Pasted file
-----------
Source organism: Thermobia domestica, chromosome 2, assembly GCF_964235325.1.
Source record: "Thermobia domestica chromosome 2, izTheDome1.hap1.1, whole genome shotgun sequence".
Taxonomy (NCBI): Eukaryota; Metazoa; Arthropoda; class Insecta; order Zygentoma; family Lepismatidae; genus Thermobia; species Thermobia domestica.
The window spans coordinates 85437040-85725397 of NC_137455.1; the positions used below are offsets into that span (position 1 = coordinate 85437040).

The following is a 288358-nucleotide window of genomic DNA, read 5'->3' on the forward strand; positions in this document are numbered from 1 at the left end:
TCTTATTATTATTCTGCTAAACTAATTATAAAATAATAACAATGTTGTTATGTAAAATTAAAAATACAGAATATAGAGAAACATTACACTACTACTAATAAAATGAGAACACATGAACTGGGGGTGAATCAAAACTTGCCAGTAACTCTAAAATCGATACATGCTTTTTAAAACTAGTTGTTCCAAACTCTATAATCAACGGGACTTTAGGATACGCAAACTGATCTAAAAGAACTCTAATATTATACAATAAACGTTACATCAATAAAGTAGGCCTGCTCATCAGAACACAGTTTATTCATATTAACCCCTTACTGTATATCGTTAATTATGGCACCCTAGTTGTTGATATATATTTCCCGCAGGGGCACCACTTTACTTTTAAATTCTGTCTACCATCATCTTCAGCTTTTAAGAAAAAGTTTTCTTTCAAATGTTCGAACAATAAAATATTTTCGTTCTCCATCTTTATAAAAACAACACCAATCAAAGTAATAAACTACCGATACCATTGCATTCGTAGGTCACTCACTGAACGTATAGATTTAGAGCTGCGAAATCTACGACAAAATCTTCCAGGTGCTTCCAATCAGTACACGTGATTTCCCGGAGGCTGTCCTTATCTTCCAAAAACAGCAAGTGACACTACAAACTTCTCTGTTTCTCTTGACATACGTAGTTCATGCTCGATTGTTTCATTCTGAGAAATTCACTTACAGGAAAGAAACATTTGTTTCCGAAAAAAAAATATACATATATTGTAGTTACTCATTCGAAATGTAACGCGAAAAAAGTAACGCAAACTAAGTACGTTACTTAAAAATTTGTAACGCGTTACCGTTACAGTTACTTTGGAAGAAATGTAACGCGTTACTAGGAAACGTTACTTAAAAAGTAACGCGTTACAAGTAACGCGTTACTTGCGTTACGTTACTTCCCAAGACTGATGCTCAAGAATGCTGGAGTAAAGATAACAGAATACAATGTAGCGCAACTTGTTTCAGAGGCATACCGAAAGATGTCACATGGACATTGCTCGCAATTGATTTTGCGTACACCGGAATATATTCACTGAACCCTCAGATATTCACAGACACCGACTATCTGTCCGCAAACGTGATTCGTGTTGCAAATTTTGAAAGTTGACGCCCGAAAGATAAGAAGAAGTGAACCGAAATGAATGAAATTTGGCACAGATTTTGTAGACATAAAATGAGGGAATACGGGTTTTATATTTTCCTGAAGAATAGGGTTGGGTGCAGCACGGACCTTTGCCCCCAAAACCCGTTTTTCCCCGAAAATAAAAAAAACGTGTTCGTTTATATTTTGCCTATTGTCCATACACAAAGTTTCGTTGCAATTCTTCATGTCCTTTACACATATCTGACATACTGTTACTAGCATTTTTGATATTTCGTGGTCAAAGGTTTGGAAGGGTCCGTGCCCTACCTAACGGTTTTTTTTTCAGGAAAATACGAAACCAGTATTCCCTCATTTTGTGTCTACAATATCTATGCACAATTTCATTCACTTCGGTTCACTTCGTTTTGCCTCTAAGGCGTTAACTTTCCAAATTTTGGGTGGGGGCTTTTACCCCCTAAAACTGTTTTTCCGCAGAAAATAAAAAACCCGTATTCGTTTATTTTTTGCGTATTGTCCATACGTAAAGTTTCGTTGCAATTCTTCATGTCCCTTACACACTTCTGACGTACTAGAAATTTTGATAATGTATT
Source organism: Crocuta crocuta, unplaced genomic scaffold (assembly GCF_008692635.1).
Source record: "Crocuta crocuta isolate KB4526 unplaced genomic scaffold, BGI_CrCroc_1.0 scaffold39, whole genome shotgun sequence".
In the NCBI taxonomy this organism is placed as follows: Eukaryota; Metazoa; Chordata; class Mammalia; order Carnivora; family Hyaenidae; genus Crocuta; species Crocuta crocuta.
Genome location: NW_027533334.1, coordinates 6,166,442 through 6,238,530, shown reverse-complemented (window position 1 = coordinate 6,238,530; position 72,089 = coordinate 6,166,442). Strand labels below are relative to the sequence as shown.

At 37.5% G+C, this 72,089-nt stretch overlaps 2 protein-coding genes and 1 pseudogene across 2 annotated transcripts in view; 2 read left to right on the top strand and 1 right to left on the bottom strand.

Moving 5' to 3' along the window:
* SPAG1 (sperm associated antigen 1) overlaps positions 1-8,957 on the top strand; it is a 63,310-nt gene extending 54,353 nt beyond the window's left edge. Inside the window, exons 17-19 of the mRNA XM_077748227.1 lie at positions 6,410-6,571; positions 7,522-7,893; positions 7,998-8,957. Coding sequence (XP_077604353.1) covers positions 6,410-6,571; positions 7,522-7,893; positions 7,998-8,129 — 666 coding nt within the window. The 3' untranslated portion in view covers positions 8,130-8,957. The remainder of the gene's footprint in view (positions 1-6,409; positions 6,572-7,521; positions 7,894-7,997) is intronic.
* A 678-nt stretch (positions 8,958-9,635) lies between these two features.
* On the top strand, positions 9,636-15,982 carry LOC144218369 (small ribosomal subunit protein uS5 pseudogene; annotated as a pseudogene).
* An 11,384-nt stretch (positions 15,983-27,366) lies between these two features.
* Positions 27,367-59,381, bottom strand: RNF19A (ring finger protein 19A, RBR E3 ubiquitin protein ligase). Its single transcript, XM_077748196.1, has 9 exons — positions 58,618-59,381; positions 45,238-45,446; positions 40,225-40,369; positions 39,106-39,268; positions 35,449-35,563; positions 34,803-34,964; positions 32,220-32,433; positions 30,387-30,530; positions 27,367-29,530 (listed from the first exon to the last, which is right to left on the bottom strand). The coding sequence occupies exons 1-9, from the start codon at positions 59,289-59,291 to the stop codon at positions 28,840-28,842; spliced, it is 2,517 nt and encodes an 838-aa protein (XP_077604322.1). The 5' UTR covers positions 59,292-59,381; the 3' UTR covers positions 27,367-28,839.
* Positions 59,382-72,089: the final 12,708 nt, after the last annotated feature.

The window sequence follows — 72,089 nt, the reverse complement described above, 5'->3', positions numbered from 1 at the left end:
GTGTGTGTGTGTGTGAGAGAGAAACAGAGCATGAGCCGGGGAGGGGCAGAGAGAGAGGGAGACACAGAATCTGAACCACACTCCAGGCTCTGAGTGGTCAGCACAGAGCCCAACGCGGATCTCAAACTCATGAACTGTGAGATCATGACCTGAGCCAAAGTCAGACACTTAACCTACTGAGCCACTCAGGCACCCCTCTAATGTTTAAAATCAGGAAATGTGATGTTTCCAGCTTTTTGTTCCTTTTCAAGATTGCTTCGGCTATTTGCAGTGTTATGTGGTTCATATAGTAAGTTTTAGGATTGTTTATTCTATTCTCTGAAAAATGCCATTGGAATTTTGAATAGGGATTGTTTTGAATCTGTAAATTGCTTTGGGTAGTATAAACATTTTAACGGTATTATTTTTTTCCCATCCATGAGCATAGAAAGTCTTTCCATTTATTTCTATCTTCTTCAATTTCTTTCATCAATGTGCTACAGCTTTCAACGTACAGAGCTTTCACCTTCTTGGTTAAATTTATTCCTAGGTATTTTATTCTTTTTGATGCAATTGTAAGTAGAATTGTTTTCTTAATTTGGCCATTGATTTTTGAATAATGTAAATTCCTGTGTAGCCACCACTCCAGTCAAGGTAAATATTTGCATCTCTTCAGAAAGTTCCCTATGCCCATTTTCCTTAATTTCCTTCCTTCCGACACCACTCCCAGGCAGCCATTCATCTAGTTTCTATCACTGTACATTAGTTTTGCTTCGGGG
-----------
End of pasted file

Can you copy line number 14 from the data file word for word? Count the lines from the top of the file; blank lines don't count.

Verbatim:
* A 678-nt stretch (positions 8,958-9,635) lies between these two features.